COLUMBUS (WCMH) — Times are uncertain and difficult for many in central Ohio, but barbers and hairstylists say they are not sure if they can rebound from this situation.
The money they had is running low, and the money they’ve requested hasn’t hit the bank yet.
“We got the call on one day and they were like ‘You got to shut down in like six hours,” said Karen Hill, the owner of Synergi Salon.
The fallout from barbershops and salons closing for more than a month is still being felt.
“That was hard because that’s everybody’s livelihood, and we as leaders, I’m about to start crying, we always have answers for them,” said Hill.
Now, barbershops and salons sit empty and silent and those who worked there are struggling to provide for their families.
“We have 17 barbers between two shops and I don’t think I have a feel good story for any of them,” said Dave Carty of Longview Barbershop.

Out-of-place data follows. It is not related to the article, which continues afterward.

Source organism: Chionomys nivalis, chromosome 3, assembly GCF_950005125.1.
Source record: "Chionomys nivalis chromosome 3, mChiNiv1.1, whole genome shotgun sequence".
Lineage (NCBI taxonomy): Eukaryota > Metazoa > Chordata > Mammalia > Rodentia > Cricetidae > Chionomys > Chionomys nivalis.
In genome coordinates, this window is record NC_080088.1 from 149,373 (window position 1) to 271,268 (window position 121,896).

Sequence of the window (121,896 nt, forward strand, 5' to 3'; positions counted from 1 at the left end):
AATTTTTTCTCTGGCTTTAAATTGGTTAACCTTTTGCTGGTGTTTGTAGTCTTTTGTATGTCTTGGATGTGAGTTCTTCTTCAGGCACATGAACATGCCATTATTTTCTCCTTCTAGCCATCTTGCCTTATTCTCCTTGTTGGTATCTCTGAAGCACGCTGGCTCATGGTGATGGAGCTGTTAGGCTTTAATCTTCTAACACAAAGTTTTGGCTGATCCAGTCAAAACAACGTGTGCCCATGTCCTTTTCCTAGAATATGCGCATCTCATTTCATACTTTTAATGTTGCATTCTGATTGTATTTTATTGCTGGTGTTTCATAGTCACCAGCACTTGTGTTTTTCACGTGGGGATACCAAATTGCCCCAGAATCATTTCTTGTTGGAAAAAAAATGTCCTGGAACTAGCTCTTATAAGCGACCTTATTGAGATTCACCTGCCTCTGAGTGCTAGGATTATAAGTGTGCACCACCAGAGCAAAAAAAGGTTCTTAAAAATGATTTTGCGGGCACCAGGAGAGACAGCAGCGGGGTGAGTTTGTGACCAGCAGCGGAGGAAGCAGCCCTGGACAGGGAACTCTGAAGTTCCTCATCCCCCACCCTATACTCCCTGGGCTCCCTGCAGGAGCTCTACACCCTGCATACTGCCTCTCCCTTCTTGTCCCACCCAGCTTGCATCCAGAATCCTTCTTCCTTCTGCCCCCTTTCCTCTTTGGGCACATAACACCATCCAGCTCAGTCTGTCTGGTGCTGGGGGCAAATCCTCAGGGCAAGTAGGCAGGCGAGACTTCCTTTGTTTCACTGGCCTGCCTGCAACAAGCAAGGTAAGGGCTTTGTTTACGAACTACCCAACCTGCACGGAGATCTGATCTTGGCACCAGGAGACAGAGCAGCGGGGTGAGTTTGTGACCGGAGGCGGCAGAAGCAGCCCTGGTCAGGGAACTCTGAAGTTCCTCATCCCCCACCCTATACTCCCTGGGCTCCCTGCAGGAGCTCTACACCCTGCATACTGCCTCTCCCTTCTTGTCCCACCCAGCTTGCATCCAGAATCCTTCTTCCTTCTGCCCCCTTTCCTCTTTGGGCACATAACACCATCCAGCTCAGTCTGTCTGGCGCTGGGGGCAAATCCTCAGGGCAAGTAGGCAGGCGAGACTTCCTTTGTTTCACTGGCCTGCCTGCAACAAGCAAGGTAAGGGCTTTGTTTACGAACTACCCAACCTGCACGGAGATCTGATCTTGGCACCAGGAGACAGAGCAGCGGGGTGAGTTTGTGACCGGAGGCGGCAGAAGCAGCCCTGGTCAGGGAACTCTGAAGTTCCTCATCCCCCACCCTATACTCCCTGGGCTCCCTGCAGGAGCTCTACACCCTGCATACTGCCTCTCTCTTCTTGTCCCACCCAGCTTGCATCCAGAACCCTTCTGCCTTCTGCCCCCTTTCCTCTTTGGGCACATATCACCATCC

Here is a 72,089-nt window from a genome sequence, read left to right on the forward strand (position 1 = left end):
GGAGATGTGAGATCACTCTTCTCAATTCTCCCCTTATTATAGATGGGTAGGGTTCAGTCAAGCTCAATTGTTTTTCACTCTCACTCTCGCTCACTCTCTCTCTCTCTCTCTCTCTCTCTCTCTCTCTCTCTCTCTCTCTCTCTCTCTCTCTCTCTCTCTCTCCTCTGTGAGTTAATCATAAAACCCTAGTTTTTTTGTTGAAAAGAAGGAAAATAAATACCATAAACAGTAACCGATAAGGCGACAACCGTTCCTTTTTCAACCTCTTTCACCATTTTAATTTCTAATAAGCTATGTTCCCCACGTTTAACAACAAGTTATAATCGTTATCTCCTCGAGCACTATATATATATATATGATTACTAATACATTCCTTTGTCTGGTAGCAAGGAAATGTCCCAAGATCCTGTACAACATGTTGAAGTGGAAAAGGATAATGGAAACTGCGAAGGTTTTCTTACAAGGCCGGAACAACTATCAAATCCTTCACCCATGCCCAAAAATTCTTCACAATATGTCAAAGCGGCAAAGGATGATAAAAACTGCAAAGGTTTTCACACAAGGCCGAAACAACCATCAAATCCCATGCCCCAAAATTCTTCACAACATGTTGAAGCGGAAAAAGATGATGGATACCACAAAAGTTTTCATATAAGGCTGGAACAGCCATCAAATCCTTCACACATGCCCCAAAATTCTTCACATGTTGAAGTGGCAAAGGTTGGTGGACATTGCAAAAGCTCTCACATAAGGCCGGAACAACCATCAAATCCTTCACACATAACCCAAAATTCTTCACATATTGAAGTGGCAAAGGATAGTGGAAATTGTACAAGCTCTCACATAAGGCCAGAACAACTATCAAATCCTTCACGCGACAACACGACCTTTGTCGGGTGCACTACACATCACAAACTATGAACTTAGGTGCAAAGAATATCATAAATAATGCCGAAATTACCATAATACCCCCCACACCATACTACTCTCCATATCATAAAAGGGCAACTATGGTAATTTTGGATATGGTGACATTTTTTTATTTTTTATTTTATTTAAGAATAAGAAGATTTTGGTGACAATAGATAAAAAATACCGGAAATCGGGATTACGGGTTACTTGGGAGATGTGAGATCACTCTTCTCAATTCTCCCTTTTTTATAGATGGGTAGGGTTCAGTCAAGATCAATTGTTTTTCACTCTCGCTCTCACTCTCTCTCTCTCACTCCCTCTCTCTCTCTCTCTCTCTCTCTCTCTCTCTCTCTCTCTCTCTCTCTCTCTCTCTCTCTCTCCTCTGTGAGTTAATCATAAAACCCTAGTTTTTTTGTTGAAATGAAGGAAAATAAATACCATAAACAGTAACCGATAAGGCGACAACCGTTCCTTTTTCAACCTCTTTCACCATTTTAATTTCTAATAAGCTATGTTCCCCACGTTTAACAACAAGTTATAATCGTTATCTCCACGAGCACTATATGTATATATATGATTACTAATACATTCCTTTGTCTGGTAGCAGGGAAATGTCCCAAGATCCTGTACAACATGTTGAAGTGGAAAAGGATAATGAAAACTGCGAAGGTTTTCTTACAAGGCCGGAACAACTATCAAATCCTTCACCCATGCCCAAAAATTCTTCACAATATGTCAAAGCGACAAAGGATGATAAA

Byron Woods is the owner of Oohs and Ahs Hair Design and he fears the worst for his business.
“The idea is that we do save for a rainy day, but not a day like this,” said Woods. “After 30 years of business, I’m really thinking about letting it all go.”
A spokesperson with the Ohio Department of Job and Family Services says these workers, who are considered individual contractors, are now eligible for money under a new federal unemployment program.
A pre-registration online tool will launch at the end of this week so people in this situation can register for benefits, but Woods feels it may be a little too late.
“Bill collectors didn’t pause, only the workers did,” said Woods.
He believes there is hope for him and all of his employees if the state allows shops to reopen. Woods says his training emphasizes hand washing, sanitizing stations and equipment and working at a distance from other employees.
“I believe we can serve our community well,” said Woods. “I believe we can keep them safe.”
He and other barbers and stylists say they can arrange appointments to keep too many people from gathering inside and added the workers will wear a mask and gloves while they do their jobs.